By Shyamal Sinha
Buddhism beyond India took root in its surrounding nations and Sri Lanka was one of the lucky ones. Buddhism in India eventually died out and Sri Lanka currently has one of the oldest living Buddhist traditions in the world. About 70% of the citizens of our island nation are Theravada Buddhists while there are about 6000 Buddhist monasteries in Sri Lanka with over 15000 monks who have devoted their life to serve and preach Buddha’s teachings.
Buddhist monks and activists gathered in their hundreds on the streets of Colombo on Friday to protest communal violence between majority Buddhists and members of Sri Lanka’s Muslim minority that have resulted in at least two fatalities and compelled the government to declare a national state of emergency last week, the first time the measure has been used in seven years.
Riots erupted in and around the central city of Kandy early last week after a Sinhalese man died following an altercation over a traffic dispute with a group of Muslim men. Tensions escalated on 6 March, when the body of a Muslim man was discovered in a burned-out building. The ensuing riots and retaliatory attacks by Buddhist mobss over subsequent days have left two people dead, several dozen injured, with mosques attacked and dozens of homes and business destroyed.
Representatives of the National Bhikku Front said the silent demonstration in Colombo was a protest against the violence that risks re-opening barely healed rifts in Sri Lankan society. “Communal clashes are destroying national unity,” said monks. “We must defeat this trend.” (AsiaNews.it)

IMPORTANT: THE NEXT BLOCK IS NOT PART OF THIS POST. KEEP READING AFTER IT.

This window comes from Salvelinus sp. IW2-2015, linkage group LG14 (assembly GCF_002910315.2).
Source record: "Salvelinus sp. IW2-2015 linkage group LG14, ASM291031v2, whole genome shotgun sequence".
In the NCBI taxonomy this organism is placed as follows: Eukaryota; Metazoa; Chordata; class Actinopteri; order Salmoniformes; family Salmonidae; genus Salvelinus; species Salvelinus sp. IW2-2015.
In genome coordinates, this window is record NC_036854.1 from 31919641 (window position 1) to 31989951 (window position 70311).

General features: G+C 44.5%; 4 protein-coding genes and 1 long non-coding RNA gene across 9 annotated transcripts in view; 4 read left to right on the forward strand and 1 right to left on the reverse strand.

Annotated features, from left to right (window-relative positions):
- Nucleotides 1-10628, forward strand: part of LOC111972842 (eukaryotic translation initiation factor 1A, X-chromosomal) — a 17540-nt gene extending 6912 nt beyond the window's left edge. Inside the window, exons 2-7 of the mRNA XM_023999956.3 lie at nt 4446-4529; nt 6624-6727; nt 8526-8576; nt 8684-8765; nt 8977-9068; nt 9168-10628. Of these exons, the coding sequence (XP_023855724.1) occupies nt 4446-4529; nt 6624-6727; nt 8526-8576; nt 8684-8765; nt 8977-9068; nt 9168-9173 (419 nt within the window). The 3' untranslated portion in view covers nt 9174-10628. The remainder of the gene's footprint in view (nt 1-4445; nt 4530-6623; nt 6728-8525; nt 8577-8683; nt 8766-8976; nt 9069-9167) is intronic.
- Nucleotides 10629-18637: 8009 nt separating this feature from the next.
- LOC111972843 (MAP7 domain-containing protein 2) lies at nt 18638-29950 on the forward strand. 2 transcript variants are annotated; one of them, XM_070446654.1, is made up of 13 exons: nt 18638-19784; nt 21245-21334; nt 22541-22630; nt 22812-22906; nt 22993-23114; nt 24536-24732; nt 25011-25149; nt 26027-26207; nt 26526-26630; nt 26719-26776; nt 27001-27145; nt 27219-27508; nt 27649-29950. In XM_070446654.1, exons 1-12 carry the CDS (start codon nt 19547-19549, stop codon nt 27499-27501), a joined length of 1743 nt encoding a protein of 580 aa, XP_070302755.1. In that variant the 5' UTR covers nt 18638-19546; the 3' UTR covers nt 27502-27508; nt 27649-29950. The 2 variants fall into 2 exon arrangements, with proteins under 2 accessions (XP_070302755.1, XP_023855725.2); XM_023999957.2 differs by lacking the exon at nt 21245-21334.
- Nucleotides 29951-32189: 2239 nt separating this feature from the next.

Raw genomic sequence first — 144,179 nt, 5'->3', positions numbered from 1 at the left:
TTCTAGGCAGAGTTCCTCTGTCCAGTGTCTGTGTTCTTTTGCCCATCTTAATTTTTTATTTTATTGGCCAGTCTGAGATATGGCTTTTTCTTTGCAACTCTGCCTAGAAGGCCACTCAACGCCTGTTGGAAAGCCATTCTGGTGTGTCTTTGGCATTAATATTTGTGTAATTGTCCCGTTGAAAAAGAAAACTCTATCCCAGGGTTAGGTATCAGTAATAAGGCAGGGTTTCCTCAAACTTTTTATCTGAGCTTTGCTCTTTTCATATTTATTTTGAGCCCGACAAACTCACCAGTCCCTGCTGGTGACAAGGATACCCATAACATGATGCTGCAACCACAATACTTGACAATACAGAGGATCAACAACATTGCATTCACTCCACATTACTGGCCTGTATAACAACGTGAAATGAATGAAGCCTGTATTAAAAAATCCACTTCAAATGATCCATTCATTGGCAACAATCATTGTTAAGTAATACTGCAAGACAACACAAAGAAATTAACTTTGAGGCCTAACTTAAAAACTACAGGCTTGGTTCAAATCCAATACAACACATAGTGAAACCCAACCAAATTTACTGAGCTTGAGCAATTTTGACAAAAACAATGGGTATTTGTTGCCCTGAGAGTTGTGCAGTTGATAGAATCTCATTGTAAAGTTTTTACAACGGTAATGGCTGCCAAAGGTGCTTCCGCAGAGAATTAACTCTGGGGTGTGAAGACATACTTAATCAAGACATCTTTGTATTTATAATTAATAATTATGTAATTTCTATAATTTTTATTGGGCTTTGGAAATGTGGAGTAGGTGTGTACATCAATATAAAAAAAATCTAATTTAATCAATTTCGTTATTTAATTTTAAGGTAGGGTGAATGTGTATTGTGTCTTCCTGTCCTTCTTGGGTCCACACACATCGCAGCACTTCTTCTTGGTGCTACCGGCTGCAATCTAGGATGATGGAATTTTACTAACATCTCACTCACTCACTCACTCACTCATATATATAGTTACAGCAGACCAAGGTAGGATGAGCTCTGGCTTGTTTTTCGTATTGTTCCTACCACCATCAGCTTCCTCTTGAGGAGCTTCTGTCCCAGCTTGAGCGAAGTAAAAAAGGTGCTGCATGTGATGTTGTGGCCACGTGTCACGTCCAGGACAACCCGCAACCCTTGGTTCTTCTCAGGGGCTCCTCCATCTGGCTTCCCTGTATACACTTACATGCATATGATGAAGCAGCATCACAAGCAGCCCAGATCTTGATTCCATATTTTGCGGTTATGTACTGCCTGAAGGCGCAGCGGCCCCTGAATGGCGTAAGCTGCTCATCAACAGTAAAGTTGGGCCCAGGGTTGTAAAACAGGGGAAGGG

Police say they have since arrested the suspected instigators of the riots including their leader, a Sinhala man identified as Amith Weerasinghe, described as a known anti-Muslim activist.
Meanwhile, Muslim neighborhoods in Kandy that had been affected by the violence were reported to be calm on Friday, with shops and businesses reopening. On Saturday, Sri Lankan President Maithripala Sirisena appointed a three-member committee of retired judges to investigate the attacks, and announced the lifting of the curfew. Military personnel continued to patrol the streets amid concern over further violence.
According to a 2011 national census, Theravada Buddhists make up the majority in Sri Lanka, representing some 70.2 per cent of the population. Hindus accounts for 12.6 per cent, Muslims 9.7 per cent, and Christians 7.4 per cent. The clashes have stoked fears of renewed instability in the South Asian island nation, which is still recovering from almost 30 years of civil war.